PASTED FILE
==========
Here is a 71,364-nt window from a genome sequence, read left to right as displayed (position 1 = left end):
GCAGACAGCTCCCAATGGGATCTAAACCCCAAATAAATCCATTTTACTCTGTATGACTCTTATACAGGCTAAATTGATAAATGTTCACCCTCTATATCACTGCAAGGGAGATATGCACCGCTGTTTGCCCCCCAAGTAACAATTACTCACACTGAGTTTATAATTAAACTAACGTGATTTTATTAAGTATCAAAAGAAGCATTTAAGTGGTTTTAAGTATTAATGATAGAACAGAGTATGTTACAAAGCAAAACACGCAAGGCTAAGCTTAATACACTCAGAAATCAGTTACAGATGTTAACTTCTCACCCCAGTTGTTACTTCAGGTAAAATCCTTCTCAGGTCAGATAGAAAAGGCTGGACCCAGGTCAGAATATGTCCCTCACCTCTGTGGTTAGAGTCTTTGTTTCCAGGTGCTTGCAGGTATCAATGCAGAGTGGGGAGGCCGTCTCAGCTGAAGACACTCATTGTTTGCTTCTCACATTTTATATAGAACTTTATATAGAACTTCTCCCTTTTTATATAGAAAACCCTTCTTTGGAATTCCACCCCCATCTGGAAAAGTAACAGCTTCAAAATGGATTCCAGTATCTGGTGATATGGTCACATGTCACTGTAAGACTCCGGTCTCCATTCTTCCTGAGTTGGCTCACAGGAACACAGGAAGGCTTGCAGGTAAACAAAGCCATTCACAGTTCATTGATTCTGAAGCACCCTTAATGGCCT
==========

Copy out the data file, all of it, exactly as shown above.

Here is a 71,364-nt window from a genome sequence, read left to right as displayed (position 1 = left end):
GCAGACAGCTCCCAATGGGATCTAAACCCCAAATAAATCCATTTTACTCTGTATGACTCTTATACAGGCTAAATTGATAAATGTTCACCCTCTATATCACTGCAAGGGAGATATGCACCGCTGTTTGCCCCCCAAGTAACAATTACTCACACTGAGTTTATAATTAAACTAACGTGATTTTATTAAGTATCAAAAGAAGCATTTAAGTGGTTTTAAGTATTAATGATAGAACAGAGTATGTTACAAAGCAAAACACGCAAGGCTAAGCTTAATACACTCAGAAATCAGTTACAGATGTTAACTTCTCACCCCAGTTGTTACTTCAGGTAAAATCCTTCTCAGGTCAGATAGAAAAGGCTGGACCCAGGTCAGAATATGTCCCTCACCTCTGTGGTTAGAGTCTTTGTTTCCAGGTGCTTGCAGGTATCAATGCAGAGTGGGGAGGCCGTCTCAGCTGAAGACACTCATTGTTTGCTTCTCACATTTTATATAGAACTTTATATAGAACTTCTCCCTTTTTATATAGAAAACCCTTCTTTGGAATTCCACCCCCATCTGGAAAAGTAACAGCTTCAAAATGGATTCCAGTATCTGGTGATATGGTCACATGTCACTGTAAGACTCCGGTCTCCATTCTTCCTGAGTTGGCTCACAGGAACACAGGAAGGCTTGCAGGTAAACAAAGCCATTCACAGTTCATTGATTCTGAAGCACCCTTAATGGCCT